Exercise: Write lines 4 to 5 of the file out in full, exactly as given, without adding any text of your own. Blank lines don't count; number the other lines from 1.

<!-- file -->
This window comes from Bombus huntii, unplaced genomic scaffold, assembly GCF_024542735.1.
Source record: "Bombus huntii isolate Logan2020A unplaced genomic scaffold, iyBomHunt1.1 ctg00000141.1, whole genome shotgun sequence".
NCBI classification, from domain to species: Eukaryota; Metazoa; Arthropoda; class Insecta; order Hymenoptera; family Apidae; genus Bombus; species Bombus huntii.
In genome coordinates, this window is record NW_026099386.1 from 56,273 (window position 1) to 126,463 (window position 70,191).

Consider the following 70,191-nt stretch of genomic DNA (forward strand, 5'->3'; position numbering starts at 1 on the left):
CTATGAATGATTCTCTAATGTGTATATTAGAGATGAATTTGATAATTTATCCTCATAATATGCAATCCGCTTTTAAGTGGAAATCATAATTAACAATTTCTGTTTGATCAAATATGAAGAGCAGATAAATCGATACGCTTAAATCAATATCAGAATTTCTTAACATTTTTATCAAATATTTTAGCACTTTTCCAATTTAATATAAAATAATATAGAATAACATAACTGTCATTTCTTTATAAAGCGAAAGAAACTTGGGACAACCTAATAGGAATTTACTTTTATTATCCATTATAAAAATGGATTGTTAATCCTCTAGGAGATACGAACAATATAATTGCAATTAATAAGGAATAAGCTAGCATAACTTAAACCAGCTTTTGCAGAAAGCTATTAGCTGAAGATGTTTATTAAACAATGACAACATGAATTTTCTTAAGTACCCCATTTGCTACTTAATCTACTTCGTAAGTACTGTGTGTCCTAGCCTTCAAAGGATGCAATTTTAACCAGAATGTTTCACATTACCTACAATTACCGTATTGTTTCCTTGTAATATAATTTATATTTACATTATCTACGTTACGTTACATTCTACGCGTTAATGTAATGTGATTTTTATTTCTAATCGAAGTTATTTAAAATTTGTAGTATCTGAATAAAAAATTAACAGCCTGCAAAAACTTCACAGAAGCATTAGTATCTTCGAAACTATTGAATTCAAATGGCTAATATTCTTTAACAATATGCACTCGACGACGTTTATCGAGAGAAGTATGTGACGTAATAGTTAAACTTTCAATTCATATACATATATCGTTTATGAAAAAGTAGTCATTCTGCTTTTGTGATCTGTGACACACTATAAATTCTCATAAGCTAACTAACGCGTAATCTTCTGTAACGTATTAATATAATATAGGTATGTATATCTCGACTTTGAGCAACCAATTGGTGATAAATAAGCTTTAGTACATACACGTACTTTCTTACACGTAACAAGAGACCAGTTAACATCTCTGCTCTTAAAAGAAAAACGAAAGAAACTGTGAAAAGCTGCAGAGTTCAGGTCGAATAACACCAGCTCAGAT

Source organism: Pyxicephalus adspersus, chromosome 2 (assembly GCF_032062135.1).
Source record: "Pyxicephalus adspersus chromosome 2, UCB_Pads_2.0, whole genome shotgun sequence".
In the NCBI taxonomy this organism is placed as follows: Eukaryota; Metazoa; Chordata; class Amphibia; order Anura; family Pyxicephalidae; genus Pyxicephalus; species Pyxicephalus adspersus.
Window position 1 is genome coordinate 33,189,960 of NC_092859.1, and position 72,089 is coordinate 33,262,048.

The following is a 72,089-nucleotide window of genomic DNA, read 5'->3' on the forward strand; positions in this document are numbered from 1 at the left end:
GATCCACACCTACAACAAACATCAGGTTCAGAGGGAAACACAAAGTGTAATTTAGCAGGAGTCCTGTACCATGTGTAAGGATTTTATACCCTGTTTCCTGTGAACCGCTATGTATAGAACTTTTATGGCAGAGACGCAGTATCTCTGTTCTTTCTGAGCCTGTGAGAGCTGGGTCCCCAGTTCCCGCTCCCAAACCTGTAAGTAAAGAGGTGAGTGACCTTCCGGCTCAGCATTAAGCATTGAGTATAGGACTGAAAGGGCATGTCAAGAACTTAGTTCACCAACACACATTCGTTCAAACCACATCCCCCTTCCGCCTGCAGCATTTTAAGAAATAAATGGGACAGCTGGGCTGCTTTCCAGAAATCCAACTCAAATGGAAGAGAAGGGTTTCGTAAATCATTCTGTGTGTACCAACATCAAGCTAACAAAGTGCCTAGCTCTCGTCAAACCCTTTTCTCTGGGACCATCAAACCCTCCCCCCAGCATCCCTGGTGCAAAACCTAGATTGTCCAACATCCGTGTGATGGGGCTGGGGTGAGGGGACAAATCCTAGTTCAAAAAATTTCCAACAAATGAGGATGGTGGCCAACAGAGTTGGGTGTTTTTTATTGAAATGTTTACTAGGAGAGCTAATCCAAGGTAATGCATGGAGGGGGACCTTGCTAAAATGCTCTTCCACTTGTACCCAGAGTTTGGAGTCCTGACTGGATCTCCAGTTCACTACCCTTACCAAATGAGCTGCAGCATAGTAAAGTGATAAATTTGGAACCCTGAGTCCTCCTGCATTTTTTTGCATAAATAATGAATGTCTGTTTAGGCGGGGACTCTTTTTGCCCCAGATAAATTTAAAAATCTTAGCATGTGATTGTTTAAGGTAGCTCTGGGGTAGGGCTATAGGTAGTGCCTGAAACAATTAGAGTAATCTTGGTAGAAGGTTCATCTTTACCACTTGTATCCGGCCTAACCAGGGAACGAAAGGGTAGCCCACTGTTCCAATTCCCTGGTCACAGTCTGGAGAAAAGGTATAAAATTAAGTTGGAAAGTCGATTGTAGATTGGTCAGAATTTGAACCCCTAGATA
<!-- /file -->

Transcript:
In genome coordinates, this window is record NW_026099386.1 from 56,273 (window position 1) to 126,463 (window position 70,191).

Consider the following 70,191-nt stretch of genomic DNA (forward strand, 5'->3'; position numbering starts at 1 on the left):